© 2024 St. Louis Public Radio
Play Live Radio
Next Up:
0:00 0:00
Available On Air Stations
We will broadcast special coverage of both the Republican and Democratic National Conventions, starting with the RNC tonight at 8.

EPA to propose nutrient pollution rules next year to settle lawsuit

A dead zone with sediment from the Mississippi River carries fertilizer to the Gulf of Mexico.
National Oceanic and Atmospheric Administration

This story was updated to clarify how the EPA would proceed. 

The Environmental Protection Agency will  propose regulations on nutrient pollution by mid-December 2017 to settle a lawsuit filed by an environmental group in U.S. District Court. 

The Missouri Coalition for the Environmentfiled a lawsuit against the EPA in February for not adequately addressing the issue of nutrient pollution through the Clean Water Act. The EPA has agreed to propose rules by next year, unless the agency approves criteria submitted by the state before the deadline.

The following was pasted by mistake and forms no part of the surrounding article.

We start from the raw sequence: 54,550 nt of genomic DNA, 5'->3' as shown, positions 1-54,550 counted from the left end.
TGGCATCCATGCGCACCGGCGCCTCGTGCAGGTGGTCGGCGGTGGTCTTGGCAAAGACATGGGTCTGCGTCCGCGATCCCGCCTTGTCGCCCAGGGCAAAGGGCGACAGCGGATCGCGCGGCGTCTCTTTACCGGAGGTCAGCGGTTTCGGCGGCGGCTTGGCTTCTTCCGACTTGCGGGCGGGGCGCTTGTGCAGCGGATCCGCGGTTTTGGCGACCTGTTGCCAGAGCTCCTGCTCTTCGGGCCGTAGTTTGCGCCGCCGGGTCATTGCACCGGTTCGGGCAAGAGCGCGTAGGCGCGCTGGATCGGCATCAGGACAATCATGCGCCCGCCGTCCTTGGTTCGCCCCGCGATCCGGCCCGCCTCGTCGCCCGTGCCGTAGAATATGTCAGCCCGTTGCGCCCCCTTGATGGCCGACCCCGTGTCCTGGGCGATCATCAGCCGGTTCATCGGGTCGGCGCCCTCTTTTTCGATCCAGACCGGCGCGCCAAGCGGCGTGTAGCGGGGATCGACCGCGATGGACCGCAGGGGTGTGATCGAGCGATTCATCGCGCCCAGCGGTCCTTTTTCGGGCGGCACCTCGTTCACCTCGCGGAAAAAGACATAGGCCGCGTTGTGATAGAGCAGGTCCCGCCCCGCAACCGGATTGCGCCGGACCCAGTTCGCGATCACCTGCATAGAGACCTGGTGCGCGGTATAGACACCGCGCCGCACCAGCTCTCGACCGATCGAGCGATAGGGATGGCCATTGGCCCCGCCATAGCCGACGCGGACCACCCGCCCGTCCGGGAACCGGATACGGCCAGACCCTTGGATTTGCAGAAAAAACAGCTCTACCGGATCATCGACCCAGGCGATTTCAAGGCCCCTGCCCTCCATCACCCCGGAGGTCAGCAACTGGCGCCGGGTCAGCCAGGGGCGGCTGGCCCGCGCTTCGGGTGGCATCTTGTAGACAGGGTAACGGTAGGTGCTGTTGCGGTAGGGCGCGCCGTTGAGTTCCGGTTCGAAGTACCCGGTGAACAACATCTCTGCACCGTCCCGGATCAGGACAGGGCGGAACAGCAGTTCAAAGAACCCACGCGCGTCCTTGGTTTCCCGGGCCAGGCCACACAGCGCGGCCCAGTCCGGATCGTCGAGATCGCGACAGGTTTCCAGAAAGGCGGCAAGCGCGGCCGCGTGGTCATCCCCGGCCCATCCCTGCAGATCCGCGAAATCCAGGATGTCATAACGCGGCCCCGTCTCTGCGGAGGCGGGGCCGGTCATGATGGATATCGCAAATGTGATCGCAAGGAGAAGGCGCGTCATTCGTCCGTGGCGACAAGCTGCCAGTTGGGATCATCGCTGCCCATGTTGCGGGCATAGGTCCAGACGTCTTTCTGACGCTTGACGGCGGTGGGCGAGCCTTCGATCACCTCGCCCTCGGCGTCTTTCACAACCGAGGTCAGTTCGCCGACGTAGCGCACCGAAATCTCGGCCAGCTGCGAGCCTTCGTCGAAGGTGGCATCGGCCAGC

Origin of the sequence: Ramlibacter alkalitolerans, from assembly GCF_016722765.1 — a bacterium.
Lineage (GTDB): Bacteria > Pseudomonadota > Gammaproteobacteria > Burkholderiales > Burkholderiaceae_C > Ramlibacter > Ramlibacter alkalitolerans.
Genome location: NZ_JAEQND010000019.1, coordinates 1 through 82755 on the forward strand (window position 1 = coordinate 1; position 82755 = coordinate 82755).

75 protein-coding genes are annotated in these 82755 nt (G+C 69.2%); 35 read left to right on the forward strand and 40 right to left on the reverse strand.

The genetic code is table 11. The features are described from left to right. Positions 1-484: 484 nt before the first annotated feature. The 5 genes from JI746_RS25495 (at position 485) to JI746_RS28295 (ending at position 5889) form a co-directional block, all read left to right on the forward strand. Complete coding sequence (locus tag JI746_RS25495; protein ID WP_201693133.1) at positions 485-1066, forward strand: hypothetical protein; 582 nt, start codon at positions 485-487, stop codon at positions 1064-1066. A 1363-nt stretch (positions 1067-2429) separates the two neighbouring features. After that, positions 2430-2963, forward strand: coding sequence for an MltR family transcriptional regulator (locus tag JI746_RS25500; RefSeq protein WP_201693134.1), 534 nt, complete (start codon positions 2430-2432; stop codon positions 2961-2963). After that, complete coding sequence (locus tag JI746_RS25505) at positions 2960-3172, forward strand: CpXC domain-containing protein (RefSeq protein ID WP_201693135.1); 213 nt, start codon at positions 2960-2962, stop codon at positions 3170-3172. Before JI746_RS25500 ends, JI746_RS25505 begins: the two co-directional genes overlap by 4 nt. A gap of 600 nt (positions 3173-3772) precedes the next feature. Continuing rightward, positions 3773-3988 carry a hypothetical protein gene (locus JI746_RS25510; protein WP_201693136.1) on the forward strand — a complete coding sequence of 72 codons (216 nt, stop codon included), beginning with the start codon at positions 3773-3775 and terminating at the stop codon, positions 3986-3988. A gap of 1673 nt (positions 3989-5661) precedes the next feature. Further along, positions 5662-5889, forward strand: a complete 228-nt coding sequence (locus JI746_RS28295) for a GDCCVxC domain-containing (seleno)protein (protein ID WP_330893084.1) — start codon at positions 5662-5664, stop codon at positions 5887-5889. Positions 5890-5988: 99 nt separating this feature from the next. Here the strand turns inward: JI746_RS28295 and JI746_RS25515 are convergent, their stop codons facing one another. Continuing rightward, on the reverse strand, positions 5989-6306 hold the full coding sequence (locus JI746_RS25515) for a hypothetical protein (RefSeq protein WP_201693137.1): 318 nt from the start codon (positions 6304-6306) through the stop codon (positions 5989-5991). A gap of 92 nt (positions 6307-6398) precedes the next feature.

Nitrogen, phosphorus and other nutrients enter waterways through fertilizer runoff and sewage treatment plant discharges. An overabundance of such nutrients have caused fish kills, harmful algal blooms and dead zones along the Mississippi River.

The EPA generally does not require states to monitor or regulate nutrients in waterways. 

"It's an important first step towards thorough protection of our water resources, but there's certainly more to be done," said Alicia Lloyd, clean water policy coordinator at the Missouri Coalition for the Environment. 

Lloyd co-authoreda recent report by the Mississippi River Collaborative, a group of environmental policy experts, which noted that many Mississippi-bordering states have not made progress in recent years to develop regulations to reduce nitrogen and phosphorus pollution. 

The state last proposed regulations to limit nutrient pollution in 2009, but they were rejected by the EPA

Missouri Department of Natural Resources spokesperson Tom Bastian wrote in an email that the agency "does not have any additional information at this time." 

Follow Eli Chen on Twitter: @StoriesByEli

Eli is the science and environment reporter at St. Louis Public Radio.